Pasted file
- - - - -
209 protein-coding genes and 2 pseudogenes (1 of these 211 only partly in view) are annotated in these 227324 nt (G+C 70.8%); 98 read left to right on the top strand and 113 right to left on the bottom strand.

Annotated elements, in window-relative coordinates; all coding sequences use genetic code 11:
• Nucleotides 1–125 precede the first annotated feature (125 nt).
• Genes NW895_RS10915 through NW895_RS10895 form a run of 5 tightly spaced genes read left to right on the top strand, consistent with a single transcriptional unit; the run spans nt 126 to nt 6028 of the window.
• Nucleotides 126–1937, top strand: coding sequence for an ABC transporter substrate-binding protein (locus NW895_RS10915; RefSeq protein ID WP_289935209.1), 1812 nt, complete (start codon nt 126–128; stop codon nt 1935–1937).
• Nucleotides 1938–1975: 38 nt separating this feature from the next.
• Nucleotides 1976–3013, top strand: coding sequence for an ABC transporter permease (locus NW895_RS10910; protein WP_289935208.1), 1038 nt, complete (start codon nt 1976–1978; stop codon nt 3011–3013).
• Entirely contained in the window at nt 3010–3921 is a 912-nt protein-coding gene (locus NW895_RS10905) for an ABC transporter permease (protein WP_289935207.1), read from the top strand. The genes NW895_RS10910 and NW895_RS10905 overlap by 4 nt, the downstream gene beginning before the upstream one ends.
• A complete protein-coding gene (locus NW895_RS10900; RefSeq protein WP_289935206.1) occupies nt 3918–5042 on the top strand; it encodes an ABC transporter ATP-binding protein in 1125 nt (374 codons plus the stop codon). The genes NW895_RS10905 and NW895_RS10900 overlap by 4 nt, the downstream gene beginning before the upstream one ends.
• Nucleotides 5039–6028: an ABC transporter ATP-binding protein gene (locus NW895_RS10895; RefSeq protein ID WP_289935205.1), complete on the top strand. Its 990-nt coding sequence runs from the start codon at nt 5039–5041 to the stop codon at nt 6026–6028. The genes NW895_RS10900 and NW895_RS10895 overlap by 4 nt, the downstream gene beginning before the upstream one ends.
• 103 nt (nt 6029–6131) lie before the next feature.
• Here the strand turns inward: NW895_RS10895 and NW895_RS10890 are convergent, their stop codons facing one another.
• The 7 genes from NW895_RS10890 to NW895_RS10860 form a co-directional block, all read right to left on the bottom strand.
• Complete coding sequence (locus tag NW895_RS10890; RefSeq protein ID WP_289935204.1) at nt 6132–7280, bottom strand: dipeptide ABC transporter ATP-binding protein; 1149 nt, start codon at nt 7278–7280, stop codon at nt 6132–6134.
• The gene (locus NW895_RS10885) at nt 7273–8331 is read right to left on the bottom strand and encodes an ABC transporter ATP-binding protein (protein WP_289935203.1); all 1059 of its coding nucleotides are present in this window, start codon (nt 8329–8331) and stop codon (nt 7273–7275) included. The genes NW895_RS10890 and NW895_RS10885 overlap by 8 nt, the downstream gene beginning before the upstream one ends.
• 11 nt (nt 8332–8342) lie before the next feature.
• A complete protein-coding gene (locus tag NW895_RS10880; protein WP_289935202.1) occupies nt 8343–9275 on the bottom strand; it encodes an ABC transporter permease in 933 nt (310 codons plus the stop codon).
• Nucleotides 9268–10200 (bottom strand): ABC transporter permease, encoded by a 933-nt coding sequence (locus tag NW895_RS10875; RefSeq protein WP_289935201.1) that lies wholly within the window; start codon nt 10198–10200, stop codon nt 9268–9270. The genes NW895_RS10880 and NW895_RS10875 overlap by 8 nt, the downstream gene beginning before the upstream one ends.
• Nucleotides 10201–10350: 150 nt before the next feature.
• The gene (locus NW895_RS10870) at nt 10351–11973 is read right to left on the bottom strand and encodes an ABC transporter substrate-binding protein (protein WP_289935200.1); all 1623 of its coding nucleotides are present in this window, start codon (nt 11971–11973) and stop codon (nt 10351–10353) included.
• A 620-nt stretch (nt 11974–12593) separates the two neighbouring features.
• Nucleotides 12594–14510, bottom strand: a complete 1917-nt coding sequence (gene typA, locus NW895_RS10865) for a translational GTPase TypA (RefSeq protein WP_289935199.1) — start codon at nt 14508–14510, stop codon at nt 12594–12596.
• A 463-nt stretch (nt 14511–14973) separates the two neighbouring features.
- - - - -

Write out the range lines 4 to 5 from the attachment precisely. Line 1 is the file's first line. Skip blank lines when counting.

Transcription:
• Genes NW895_RS10915 through NW895_RS10895 form a run of 5 tightly spaced genes read left to right on the top strand, consistent with a single transcriptional unit; the run spans nt 126 to nt 6028 of the window.
• Nucleotides 126–1937, top strand: coding sequence for an ABC transporter substrate-binding protein (locus NW895_RS10915; RefSeq protein ID WP_289935209.1), 1812 nt, complete (start codon nt 126–128; stop codon nt 1935–1937).